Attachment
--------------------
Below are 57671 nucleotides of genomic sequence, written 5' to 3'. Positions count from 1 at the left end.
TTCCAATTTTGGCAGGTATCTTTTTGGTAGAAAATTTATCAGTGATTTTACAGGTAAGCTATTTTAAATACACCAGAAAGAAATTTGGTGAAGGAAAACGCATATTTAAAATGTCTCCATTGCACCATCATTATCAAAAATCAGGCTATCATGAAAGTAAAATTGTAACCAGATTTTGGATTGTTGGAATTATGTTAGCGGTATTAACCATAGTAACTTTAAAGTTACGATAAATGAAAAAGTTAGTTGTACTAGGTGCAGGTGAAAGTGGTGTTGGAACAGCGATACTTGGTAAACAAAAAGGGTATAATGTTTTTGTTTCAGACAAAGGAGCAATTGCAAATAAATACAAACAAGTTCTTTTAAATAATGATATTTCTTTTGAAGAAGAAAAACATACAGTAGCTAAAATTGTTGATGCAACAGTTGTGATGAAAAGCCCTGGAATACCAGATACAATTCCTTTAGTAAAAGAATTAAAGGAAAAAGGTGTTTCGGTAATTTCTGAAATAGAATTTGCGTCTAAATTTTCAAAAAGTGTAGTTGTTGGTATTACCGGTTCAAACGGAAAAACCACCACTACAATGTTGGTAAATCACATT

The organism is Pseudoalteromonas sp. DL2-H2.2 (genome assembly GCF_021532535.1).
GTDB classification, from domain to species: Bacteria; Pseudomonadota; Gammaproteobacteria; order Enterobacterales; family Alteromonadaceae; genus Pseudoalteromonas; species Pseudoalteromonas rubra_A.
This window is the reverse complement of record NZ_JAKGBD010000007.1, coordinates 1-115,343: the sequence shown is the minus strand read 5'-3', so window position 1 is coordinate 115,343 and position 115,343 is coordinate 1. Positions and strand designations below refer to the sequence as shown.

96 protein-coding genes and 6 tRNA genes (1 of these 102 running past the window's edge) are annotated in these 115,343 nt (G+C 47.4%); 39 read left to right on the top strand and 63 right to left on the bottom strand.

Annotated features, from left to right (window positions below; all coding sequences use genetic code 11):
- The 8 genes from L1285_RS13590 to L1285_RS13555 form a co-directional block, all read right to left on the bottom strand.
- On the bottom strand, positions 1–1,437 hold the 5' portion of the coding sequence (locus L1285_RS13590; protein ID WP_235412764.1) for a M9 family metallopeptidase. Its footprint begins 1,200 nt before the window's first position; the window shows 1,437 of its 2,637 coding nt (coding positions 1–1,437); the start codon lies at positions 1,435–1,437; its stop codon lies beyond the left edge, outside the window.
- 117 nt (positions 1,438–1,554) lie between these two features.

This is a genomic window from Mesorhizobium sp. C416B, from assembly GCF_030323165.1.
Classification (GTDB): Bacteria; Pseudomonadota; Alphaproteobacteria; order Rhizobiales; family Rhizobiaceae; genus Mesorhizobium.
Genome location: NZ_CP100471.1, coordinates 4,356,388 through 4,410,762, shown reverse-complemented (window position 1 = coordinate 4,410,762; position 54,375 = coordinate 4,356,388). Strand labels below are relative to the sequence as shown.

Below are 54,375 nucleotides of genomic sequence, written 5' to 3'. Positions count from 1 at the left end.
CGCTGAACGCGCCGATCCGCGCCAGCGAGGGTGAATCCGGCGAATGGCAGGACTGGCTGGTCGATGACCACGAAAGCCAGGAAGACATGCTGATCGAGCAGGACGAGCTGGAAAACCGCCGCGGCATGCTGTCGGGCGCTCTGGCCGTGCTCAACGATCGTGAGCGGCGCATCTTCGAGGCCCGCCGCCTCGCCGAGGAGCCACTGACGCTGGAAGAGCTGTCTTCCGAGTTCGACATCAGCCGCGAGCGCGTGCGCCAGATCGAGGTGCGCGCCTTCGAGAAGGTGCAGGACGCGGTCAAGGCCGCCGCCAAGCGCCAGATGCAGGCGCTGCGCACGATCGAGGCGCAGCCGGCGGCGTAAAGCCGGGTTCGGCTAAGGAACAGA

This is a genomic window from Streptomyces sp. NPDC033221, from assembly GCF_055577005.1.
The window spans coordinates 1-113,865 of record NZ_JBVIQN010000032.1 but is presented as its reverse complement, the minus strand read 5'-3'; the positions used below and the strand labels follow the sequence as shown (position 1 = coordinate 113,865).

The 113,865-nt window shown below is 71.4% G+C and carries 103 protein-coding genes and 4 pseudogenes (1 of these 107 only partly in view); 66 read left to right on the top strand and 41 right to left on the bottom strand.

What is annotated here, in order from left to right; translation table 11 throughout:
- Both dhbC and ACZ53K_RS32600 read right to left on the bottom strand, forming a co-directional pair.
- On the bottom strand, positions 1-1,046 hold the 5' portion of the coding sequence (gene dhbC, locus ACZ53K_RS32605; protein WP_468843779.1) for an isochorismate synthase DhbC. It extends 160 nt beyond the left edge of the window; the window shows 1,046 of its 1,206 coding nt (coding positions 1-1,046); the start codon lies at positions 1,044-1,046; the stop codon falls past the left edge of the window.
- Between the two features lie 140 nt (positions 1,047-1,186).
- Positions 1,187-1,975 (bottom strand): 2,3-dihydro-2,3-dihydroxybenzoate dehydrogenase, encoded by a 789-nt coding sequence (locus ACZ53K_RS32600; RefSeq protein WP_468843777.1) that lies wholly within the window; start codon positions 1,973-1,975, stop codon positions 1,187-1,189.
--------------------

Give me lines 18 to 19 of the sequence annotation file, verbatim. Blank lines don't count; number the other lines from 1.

The 113,865-nt window shown below is 71.4% G+C and carries 103 protein-coding genes and 4 pseudogenes (1 of these 107 only partly in view); 66 read left to right on the top strand and 41 right to left on the bottom strand.

What is annotated here, in order from left to right; translation table 11 throughout: